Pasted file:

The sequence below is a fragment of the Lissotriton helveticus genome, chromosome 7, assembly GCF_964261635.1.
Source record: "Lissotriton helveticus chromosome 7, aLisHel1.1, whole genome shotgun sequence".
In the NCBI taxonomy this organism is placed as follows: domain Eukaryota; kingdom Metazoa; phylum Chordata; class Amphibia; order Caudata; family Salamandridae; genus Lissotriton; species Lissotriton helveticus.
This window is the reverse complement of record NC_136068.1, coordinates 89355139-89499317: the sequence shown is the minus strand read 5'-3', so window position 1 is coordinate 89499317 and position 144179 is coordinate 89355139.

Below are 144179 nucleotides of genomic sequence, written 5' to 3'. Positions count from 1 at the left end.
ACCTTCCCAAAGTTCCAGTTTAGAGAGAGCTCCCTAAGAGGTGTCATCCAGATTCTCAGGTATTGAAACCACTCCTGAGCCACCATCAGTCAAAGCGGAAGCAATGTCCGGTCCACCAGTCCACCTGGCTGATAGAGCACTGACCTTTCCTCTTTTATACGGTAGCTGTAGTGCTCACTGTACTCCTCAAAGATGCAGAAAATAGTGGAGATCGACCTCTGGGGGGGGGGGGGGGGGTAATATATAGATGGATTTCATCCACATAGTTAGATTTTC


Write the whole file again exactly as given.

The sequence below is a fragment of the Lissotriton helveticus genome, chromosome 7, assembly GCF_964261635.1.
Source record: "Lissotriton helveticus chromosome 7, aLisHel1.1, whole genome shotgun sequence".
In the NCBI taxonomy this organism is placed as follows: domain Eukaryota; kingdom Metazoa; phylum Chordata; class Amphibia; order Caudata; family Salamandridae; genus Lissotriton; species Lissotriton helveticus.
This window is the reverse complement of record NC_136068.1, coordinates 89355139-89499317: the sequence shown is the minus strand read 5'-3', so window position 1 is coordinate 89499317 and position 144179 is coordinate 89355139.

Below are 144179 nucleotides of genomic sequence, written 5' to 3'. Positions count from 1 at the left end.
ACCTTCCCAAAGTTCCAGTTTAGAGAGAGCTCCCTAAGAGGTGTCATCCAGATTCTCAGGTATTGAAACCACTCCTGAGCCACCATCAGTCAAAGCGGAAGCAATGTCCGGTCCACCAGTCCACCTGGCTGATAGAGCACTGACCTTTCCTCTTTTATACGGTAGCTGTAGTGCTCACTGTACTCCTCAAAGATGCAGAAAATAGTGGAGATCGACCTCTGGGGGGGGGGGGGGGGGTAATATATAGATGGATTTCATCCACATAGTTAGATTTTC